IP Tables uses the filter to act as a firewall but also controls the routing of packets on Linux.

A table in IP Tables is a collection of chains for a particular networking function.

  • Filter Table (Firewall)
    • Input Chain
    • Output Chain
    • Forward Chain
  • NAT Table
    • Output Chain
    • Prerouting Chain
    • Postrouting Chain
  • Mangle Table
    • Input Chain
    • Output Chain
    • Forward Chain
    • Prerouting Chan
    • Postrouting Chain

Chains are the tags that define and match packets to their state.

  • iptables -L
    • List rules.
  • iptables -L –line-numbers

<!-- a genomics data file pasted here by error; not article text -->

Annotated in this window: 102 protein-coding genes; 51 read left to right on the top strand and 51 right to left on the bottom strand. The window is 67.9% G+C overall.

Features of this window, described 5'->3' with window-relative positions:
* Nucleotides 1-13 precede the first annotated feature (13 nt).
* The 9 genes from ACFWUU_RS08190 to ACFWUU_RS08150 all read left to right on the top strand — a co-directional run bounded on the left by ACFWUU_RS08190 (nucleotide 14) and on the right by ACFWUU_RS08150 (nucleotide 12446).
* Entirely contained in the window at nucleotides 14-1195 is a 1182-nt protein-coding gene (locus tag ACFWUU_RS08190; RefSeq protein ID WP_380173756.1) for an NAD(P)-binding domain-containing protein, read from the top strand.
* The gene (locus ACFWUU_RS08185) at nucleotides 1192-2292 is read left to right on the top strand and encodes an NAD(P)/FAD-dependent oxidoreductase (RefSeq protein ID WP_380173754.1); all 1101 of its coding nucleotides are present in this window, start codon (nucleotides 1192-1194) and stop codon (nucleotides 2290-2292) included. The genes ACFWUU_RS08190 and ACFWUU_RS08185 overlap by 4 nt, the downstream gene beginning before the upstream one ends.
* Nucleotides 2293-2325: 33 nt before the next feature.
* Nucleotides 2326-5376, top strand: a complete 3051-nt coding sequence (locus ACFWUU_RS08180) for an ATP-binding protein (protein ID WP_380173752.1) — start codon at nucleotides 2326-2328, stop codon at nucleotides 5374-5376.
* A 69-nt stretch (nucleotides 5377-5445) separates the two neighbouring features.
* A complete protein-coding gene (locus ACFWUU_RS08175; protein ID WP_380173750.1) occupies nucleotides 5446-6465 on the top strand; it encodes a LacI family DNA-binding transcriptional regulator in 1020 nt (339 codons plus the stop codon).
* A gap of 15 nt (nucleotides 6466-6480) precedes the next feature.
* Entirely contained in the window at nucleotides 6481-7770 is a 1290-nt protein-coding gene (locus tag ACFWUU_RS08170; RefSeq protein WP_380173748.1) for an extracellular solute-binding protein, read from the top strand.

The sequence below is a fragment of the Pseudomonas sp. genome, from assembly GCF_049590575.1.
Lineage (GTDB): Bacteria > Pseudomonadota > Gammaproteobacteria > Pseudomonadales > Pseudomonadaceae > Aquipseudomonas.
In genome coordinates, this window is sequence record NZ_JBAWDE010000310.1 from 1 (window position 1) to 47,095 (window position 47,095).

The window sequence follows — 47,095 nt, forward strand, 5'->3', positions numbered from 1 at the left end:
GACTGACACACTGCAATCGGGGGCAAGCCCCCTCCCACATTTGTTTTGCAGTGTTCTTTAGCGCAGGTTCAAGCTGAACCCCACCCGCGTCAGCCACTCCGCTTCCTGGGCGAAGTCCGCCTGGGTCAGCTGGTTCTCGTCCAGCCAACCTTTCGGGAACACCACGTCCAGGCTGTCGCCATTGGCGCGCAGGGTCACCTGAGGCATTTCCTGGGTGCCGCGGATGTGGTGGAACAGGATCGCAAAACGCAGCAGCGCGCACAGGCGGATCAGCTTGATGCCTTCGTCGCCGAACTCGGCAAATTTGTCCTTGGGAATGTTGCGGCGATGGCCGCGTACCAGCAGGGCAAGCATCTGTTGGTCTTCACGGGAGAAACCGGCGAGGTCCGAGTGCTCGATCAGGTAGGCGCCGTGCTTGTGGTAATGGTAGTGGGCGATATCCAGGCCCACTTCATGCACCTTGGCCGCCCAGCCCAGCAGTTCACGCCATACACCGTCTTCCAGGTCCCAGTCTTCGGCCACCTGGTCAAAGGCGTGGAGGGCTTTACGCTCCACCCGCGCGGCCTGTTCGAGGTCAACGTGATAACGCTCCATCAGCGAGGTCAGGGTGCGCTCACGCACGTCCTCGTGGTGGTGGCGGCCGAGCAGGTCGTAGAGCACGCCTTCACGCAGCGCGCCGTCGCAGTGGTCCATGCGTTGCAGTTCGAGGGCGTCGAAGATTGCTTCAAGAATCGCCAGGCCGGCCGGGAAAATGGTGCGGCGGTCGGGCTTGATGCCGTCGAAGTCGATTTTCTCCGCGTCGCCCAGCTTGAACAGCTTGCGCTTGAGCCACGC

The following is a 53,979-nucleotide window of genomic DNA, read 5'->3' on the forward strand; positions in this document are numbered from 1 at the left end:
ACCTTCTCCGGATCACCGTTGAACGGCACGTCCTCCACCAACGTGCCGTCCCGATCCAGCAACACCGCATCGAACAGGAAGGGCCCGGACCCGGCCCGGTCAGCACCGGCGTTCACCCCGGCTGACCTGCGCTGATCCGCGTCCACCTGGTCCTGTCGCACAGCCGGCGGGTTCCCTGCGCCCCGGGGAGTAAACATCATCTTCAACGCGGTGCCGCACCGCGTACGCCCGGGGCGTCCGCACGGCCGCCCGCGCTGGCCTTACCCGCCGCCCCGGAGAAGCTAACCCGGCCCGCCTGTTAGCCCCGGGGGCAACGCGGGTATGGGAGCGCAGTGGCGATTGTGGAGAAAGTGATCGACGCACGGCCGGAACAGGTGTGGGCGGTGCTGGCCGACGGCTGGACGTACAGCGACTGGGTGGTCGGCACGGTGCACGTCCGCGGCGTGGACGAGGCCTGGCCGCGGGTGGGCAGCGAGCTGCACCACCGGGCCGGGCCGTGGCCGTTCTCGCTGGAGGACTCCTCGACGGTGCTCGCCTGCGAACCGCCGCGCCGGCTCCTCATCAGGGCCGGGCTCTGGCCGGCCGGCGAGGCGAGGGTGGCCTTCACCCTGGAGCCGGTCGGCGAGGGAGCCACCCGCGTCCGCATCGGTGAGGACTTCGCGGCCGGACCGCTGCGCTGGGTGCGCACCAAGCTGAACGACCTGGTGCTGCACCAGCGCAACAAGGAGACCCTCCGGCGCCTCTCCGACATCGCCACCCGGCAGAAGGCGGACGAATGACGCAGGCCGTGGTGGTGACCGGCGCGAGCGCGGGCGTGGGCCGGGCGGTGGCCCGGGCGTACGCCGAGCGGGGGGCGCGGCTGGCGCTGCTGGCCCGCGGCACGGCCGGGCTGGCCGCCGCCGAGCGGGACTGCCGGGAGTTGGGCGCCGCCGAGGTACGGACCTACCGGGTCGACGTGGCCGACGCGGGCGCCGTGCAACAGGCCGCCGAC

• List rules numbered.
  • iptables -D INPUT
    • Delete rule from the INPUT chain.
  • iptables -F
    • Flush all the rules.
  • iptables –policy INPUT ACCEPT
    • Set default policy to accept.
  • iptables –policy INPUT DROP
    • Set default policy to drop.
  • iptables -I -s 1.1.1.1 -j ACCEPT
    • Insert rule to the top.
    • The rule will allow connections from the IP.
  • iptables -A -s 1.1.1.0/24 -j DROP
    • Append rule to the end.
    • The rule will allow connections from the Network.
  • iptables -I INPUT -p tcp –dport 80 -j DROP
    • Block connections to a port.
  • iptables -I OUTPUT -tcp –dport 443 -j DROP
    • Drop outgoing packets to destination port.

CREATE PERSISTENCE

sudo /sbin/iptables-save